As a little girl, my mother taught me the importance of punctuality. If an appointment was scheduled for 9:00 am, we arrived at 8:40 am. I didn’t understand her insistence for always being early until I was an adult. She taught me an important lesson in time management, organization, and respect for the person we were meeting. Without saying a word, she taught me how to budget the hours in my day so that I could accomplish everything expected of me. Occasionally, when I meet friends for lunch or a drink, one of them will run in 15 minutes late, arrive completely stressed and I laugh to myself and say, “thanks, mom!” This week I want to talk about punctuality.
I would rather cancel an appointment than arrive late. I cannot tell you how many times I’ve had an appointment with someone and sat waiting for them only to have them run in 5-10 minutes late and say, “I’m so sorry, traffic was crazier than I anticipated!” I want to remind them I drove in the same traffic. A little planning could really have helped them! If they only realized that I probably arrived 20 minutes before our scheduled time and waited an additional 10 minutes for them to arrive, so that is 30 minutes of my day that was wasted. Well, not really wasted because I had time to work on a project, read the book I stashed in my purse, or finish a quote for another client.
Punctuality shows that you respect the time of the person you are meeting. If that person has 5 appointments during the day and the first one starts 10 minutes late, the rest of the day is spent trying to play catch up.
“Being on time to appointments and meetings is a phase of self-discipline and an evidence of self-respect. Punctuality is a courteous compliment the intelligent person pays to his associates.” Marvin J. Ashton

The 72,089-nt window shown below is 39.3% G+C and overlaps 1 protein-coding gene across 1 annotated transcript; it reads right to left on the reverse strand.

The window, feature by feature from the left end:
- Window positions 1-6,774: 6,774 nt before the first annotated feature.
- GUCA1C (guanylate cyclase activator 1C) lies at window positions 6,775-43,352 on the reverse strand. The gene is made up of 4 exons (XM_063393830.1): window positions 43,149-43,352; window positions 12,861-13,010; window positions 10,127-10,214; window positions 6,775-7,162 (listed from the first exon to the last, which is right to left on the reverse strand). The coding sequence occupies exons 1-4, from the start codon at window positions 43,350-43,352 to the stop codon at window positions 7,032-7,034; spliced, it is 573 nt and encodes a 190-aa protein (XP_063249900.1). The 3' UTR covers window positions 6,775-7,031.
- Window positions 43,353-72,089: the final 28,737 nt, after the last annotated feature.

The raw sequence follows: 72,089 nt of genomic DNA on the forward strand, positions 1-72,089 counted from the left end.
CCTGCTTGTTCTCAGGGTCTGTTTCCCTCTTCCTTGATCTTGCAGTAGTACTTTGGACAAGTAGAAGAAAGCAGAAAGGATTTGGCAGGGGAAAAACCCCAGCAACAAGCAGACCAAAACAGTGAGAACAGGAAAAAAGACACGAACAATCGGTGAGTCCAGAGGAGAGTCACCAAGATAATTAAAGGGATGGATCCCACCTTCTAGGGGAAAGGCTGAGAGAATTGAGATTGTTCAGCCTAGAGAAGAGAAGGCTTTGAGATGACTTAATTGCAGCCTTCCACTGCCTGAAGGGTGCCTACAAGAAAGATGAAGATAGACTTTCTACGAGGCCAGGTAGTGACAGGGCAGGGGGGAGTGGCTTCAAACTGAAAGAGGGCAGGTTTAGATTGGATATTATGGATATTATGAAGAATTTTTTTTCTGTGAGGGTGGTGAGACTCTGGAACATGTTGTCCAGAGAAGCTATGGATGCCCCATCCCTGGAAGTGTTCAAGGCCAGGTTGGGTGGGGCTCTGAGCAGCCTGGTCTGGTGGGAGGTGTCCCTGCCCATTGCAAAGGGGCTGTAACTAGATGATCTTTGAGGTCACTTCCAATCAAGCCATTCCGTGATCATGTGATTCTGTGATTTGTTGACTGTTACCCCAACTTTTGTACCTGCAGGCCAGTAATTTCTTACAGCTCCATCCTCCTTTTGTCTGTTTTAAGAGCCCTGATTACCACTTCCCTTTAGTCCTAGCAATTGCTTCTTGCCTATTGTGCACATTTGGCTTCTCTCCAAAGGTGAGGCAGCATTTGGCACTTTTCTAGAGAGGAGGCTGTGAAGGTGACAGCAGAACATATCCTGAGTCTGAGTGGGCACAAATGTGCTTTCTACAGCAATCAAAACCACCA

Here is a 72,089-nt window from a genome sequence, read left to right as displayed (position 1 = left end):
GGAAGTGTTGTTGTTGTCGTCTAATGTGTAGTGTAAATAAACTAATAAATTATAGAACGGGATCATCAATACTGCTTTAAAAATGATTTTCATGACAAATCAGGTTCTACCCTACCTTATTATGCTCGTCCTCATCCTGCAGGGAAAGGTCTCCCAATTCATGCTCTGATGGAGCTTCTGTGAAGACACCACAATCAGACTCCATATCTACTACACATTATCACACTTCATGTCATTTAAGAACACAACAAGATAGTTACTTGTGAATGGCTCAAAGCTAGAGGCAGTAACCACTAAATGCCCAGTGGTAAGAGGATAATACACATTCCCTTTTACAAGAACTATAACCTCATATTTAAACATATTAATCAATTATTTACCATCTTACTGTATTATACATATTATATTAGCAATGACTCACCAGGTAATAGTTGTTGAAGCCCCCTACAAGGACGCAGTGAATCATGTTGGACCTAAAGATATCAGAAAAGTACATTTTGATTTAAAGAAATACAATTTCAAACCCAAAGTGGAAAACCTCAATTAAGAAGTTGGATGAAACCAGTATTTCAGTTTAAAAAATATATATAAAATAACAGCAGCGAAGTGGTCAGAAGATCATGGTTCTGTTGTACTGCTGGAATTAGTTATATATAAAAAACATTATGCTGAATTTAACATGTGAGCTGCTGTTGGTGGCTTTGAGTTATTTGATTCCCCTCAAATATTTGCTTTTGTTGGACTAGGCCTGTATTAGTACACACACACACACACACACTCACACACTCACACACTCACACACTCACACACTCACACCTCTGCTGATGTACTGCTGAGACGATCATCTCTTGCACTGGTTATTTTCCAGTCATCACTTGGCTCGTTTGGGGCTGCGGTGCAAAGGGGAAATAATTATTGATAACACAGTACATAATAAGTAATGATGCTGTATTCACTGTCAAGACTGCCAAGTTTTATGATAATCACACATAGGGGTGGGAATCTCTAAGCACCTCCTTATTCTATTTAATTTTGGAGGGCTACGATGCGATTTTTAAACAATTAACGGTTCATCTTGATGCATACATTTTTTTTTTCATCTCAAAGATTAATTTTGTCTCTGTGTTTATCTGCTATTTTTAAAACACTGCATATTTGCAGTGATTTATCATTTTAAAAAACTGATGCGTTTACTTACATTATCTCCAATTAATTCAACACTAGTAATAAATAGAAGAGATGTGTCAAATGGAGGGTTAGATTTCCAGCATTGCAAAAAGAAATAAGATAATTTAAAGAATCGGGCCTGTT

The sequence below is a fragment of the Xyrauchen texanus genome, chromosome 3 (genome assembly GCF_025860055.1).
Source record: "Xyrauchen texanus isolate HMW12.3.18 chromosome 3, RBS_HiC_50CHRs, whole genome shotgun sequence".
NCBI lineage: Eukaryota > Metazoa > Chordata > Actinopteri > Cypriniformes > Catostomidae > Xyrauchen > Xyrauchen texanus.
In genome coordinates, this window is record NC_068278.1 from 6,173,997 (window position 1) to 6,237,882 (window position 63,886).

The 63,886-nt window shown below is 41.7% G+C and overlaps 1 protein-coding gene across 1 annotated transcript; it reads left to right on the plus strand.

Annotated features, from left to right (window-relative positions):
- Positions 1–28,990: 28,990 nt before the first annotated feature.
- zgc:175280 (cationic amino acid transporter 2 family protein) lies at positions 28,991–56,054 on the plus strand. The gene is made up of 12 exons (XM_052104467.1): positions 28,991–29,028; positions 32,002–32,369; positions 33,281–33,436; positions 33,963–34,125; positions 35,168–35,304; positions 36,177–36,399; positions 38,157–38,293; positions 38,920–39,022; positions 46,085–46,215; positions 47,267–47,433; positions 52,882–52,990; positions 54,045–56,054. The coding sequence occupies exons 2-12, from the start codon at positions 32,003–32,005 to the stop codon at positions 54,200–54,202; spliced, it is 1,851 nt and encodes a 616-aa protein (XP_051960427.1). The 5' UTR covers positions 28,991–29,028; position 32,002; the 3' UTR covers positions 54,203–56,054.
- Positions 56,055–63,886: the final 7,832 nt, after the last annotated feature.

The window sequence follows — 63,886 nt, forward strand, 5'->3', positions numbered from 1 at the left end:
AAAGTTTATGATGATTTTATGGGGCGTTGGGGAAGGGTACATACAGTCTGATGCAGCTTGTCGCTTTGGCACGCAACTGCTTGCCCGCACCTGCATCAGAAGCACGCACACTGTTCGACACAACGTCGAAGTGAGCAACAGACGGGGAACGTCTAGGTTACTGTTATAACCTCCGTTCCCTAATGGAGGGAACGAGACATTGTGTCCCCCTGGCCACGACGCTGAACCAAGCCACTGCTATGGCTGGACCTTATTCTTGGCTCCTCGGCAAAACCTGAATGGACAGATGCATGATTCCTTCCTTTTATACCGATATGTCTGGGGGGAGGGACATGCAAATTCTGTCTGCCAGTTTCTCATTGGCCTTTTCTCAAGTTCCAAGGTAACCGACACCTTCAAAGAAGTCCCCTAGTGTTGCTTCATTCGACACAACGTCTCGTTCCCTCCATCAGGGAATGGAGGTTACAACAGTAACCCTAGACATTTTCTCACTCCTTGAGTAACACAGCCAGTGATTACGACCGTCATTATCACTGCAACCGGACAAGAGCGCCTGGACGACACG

Can a person who is habitually late be taught the importance of being on time?
I have a friend who is a professional organizer and she recently did a speech about running late. She couldn’t find her keys, forgot to sign a paper for her child, was stuck in traffic and was completely stressed out. During her speech, she discussed the importance of planning ahead, organizing your life so that you know where everything is and leaving the house earlier than you have to leave. Just making a few simple changes to your daily routine can help you arrive on time and cut out a lot of stress and frustration.
How can you organize your life so that your day is less hectic?
The Night Before
Know what your schedule is for the following day. Gather what you will need and place it in your bag.
Choose the outfit you are going to wear, including the earrings, necklace, and bracelets. You can go as far as to choosing your socks or pantyhose and the pair of shoes you are going to wear. You will know in advance if there is a spot of what you are planning to wear or if your shoes need a little polish before you put them on.
If you are packing a lunch, you can put that together so that you don’t run out the door without it. Being organized not only helps you relax, but it helps you save money by not having to go out for lunch because you didn’t have time to pack your lunch.
Your Morning Routine
Set your alarm for 30 minutes earlier than you need to get up. GET UP WHEN YOUR ALARM RINGS. Make a cup of coffee or tea and spend 15 minutes exercising, meditating, reading a book, the Bible or the newspaper (if you still have one delivered.) You may want to set a timer so you don’t get lost in your reading and run late.
You will save time getting ready since you’ve already chosen what you are going to wear.
Try to leave the house earlier than necessary. You never know when there will be an accident or extra-heavy traffic. Listen to your favorite music or a book on tape during your commute.
Take a deep breath. Your morning routine was easier because you prepared the night before.
“Better three hours too soon than a minute too late.” William Shakespeare
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